OPINION: Some deserve a second chance, some don’t

There comes a time to take a young man fishing, and there comes a time to cut bait. Ole Miss football coach Houston Nutt has experienced both in a span of two weeks.
As Nutt talks about the two areas in which he’s trying to build depth for his football team, the secondary is always right up there with the offensive line.
Missing Jamarca Sanford from last year’s team, the Rebels are in need of help at strong safety. Junior Johnny Brown may turn out to be that man, but in February junior college transfer Jamar Hornsby sure looked like a nice addition, provided he kept his head about him and stayed out of trouble.
Well, he didn’t.
Nutt didn’t immediately cut ties with Hornsby, a former University of Florida signee who was already on probation for credit card fraud while with the Gators, after he was arrested in March. He let the legal process unfold.
Second chances can be a good thing. Often they’re warranted, and had Hornsby maintained the straight and narrow – or even just the straight – his second chance might have helped the Rebels as much as it would have helped him.
This was a playmaker, fast and physical, with a year of the SEC already under his belt. He knew what to expect, which is half the battle.
Unfortunately, Hornsby was already operating on a lifeline, and when he was indicted on a felony assault charge it was time to cut bait.
While the Hornsby episode played out, there came the good news that Darius “Tig” Barksdale appeared to be getting it done in the classroom and was on his way to gaining academic clearance by the NCAA, which in fact did happen earlier this week. Barksdale, too, is a gifted athlete capable of making an impact in the secondary.
But before he could prepare to make any amount of impact, before he was even OK’d by the NCAA clearinghouse, Barksdale was arrested for DUI last week in his hometown of Batesville.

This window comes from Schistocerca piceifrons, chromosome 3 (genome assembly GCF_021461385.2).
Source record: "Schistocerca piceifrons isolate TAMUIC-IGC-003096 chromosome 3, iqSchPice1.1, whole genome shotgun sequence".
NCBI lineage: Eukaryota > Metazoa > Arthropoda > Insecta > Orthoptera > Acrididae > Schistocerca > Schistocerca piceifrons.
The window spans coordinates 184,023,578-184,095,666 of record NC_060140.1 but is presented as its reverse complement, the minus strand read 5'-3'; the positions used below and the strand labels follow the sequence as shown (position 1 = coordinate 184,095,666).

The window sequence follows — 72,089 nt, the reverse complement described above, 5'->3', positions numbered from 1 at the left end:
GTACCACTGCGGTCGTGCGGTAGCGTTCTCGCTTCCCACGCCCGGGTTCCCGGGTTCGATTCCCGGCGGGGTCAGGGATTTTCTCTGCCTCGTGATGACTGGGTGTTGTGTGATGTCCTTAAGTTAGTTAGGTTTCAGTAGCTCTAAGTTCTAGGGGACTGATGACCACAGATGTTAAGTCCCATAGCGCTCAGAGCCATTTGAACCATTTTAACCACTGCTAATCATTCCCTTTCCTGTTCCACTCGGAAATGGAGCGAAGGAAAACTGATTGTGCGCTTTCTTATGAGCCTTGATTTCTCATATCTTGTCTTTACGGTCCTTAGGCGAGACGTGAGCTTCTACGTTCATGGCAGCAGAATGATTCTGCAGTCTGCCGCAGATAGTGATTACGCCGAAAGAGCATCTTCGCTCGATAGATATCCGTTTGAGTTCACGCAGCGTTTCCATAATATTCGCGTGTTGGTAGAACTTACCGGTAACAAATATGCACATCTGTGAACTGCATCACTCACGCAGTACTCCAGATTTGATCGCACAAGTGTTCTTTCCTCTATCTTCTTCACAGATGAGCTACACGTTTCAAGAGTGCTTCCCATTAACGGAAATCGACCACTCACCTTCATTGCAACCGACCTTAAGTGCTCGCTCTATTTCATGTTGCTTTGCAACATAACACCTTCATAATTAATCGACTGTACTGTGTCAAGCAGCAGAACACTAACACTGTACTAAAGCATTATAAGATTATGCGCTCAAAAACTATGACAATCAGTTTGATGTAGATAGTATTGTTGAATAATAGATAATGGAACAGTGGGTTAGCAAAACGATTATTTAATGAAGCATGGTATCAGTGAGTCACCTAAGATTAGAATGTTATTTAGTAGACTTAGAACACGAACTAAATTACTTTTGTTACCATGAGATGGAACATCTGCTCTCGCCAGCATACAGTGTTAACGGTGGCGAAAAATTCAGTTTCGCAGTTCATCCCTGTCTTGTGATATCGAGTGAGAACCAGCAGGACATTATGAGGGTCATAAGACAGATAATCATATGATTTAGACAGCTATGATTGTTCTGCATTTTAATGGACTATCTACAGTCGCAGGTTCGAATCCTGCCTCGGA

Now Nutt gets to take a young man fishing.
“I am excited about getting involved in his life,” Nutt says.
There are differences in the level of offense here, and Barksdale still has the second chance card to play, far different than Hornsby.
Taking Barksdale fishing doesn’t diminish the significance of his poor judgment. There are other factors to consider in any arrest, and when you’re paying your football coach upwards of $2.5 million you give that coach – the program’s CEO – some latitude in handling his coaches and players.
Last year when Nutt had another first-time DUI offender, Fon Ingram, the punishment was a one-game suspension. There was presumably other punishment that wasn’t made public.

Hoping to help
Nutt says Barksdale needs “structure and discipline” to help him turn the corner. I haven’t met a football coach yet who didn’t believe his program was overflowing with structure and discipline. There is something in how Nutt discusses Barksdale, however, that indicates he truly believes he can help this player.
Perhaps it’s because he saw that Barksdale could put his shoulder to the plow and make the grades he made in summer school. Maybe getting through Hargrave has Nutt convinced that Barksdale can succeed in the structured environment of a major college football program. One challenge Nutt may face in his quest to provide discipline is that Oxford is a half hour from Batesville, much closer than was Hargrave.
People in these parts remember Tig Barksdale as an All-American at South Panola. Nutt has plans to use him in the return game as well as at safety, and the guess here is he’s every bit the athlete that Hornsby is, albeit a little younger and less experienced.
Tig Barksdale, welcome to your second chance.
Make good on this fishing trip, and there could be a decorated college career and perhaps the NFL in your future.

Parrish Alford (parrish.alford@djournal.com) covers Ole Miss for the Daily Journal. He blogs about Ole Miss athletics at NEMS360.com.

Parrish Alford/ NEMS Daily Journal